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Types Of Telecommunications Networks - 18 Jun 2017 12:27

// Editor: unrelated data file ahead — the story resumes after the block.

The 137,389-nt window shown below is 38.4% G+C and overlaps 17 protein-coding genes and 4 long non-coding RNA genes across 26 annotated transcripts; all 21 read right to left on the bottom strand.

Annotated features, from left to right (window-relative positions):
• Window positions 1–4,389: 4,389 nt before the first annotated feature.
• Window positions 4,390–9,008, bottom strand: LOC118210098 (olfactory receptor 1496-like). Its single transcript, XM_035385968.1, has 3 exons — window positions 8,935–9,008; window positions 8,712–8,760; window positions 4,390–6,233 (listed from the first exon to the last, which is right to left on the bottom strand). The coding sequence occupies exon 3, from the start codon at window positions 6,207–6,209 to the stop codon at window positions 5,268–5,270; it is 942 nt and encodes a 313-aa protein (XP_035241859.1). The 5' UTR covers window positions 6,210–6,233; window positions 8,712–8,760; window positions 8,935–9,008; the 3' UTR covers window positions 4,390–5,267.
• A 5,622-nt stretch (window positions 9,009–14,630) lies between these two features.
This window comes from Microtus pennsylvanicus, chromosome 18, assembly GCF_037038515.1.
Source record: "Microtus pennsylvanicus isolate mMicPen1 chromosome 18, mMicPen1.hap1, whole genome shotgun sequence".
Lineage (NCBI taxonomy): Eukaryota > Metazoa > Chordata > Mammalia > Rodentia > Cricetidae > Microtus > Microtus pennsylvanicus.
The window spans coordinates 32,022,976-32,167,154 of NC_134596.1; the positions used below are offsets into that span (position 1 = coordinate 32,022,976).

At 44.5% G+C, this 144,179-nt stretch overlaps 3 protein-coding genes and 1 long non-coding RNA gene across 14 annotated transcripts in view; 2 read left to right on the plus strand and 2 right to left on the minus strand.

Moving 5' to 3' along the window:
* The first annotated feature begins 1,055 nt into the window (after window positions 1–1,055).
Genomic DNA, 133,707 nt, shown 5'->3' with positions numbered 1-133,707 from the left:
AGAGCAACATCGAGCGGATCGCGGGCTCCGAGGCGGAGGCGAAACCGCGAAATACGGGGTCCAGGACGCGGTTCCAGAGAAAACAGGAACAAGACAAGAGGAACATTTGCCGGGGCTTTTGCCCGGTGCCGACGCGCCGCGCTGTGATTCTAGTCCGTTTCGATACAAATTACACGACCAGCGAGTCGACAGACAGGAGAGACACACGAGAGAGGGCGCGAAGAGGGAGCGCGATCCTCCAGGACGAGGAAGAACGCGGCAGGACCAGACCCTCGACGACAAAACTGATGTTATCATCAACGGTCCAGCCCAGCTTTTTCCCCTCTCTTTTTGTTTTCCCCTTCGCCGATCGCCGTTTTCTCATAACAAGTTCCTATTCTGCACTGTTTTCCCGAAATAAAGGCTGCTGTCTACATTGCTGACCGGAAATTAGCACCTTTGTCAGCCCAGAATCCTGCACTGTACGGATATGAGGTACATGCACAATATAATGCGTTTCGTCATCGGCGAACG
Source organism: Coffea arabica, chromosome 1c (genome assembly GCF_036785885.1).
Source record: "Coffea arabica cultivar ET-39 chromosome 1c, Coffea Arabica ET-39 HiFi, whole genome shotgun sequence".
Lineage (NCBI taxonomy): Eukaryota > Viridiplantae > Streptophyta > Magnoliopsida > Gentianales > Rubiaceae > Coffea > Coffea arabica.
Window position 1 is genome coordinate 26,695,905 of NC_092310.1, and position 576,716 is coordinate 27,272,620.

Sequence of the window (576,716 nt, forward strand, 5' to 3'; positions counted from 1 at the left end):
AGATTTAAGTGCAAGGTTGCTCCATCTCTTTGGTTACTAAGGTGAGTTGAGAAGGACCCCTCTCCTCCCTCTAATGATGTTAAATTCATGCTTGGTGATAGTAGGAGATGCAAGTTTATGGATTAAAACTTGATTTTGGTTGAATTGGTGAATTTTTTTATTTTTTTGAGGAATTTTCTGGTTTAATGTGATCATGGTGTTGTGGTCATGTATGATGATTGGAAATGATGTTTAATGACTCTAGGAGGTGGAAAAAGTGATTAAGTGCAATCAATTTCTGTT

[[html]]<img src="" width="309" /><br><br>ETKjide Area Networks. Telecommunications networks covering a large geographic area are called remote networks, long-distance networks, or, more popularly, wide area networks (WANs).<br><br>Networks that cover a large city or metropolitan area (metropolitan area networks) can also be included in this category. Such large networks have become a necessity for carrying out the day-to-day activities of many business and government organizations and their end users. <br><br>Thus, WANs are used by manufacturing firms, banks, retailers, distributors, transportation companies, and government agencies to transmit and receive information among their employees, customers, suppliers, and other organizations across cities, regions, countries, or the world.<br><br>Local Area Networks. Local area networks (LANs) connect computers and other information processing devices within a limited physical area, such as an office, a building, manufacturing plant, or other work site. <br><br>LANs have become commonplace in many organizations for providing telecommunications network capabilities that link end users in offices, departments, and other work groups.<br><br>LANs use a variety of telecommunications media, such as ordinary telephone wiring, coaxial cable, or even wireless radio systems to interconnect microcomputer workstations and computer peripherals. To communicate over the network, each PC must have a circuit board installed called a network interface card.<br><br>Most LANs use a powerful microcomputer having a large hard disk capacity, called a file server or network server that contains a network operating system program that controls telecommunications and the use of network resources.<br><br><img style="float:right;margin:10px;border:none;" src=" Logo 02.jpg" width="304" /><br><br>LANs allow end users in a work group to communicate electronically; share hardware, software, and data resources; and pool their efforts when working on group projects.<br><br>For example, a project team of end users whose microcomputer workstations are interconnected by a LAN can send each other electronic mail messages and share the use of laser printers and hard magnetic disk units, copies of electronic spreadsheets or <a href="">ACN</a> word processing documents, and project databases. <br><br>LANs have thus become a more popular alternative for end user and work group computing than the use of terminals connected to larger computers.<br><br>Internetworks. Most local area networks are eventually connected to other LANs or wide area networks. That's because end users need to communicate with the workstations of colleagues on other LAN's, or to access the computing resources and databases at other company locations or at other organizations.<br><br>This frequently takes the form of client-server networks, where end user microcomputer workstations (clients are connected to LAN servers and interconnected to other LANs and their servers, or to WANs and their mainframe super servers). <br><br>Local area networks rely on internetwork processors, such as bridges, routers, hubs, or gateways, to make internetworking connections to other LANs and wide area networks.<br><br>The goal of such internetwork architectures is to create a seamless "network of networks" within each organization and between organizations that have business relationships.<br><br>such networks are designed to be open systems, whose connectivity provides easy access and interoperability among its interconnected workstations, computers, computer-based devices databases, and other networks.<br><br><img style="float:left;margin:10px;border:none;" src="" width="267" /><br><br>The Internet. The Internet is the largest "network of networks" today. The Internet (the Net) is a rapidly growing global web of thousands of business, educational, and research networks connecting millions of computers and their users in over 100 countries to each other. <br><br>The Internet evolved from a research and development network (ARPANET) established in 1969 by the U. S. Defense Department to enable corporate, academic, and government researchers to communicate with E-mail and share data and computing resources.<br><br>The Net doesn't have a central computer system or telecommunications center. Instead each message sent has an address code so any computer in the network can forward it to its destination.<br><br>The Internet doesn't have a headquarters or governing body. The Internet society in Reston, Virginia, is a volunteer group of individual and corporate members who promote use of the Internet and the development of new communications standards or protocols.<br><br>These common standards are the key to the free flow of messages among the widely different computers and networks in the system.<br><br>The most popular Internet application is E-mail. Internet E-mail is fast, faster than many public networks. Messages usually arrive in seconds or a few minutes, anywhere in the world. And Internet E-mail messages can take the form of data, text, fax, and video files.<br><br>The Internet also supports bulletin board systems formed by thousands of special interest groups. Anyone can post messages on thousands of topics for interested users to read. Other popular applications include accessing files and databases from libraries and thousands of organizations, logging on to other computers in the network, and holding real-time conversations with other Internet users.<br><br>By: endeavor<br><br>Article Directory:<br><br>A watch is Replica Watches a timepiece that is made to be worn on a person. The term now Cartier Roadster Replica usually refers to a wristwatch, which is worn on the wrist with a strap or bracelet.<br><br><a href=''></a><br><br>[[/html]] - Comments: 0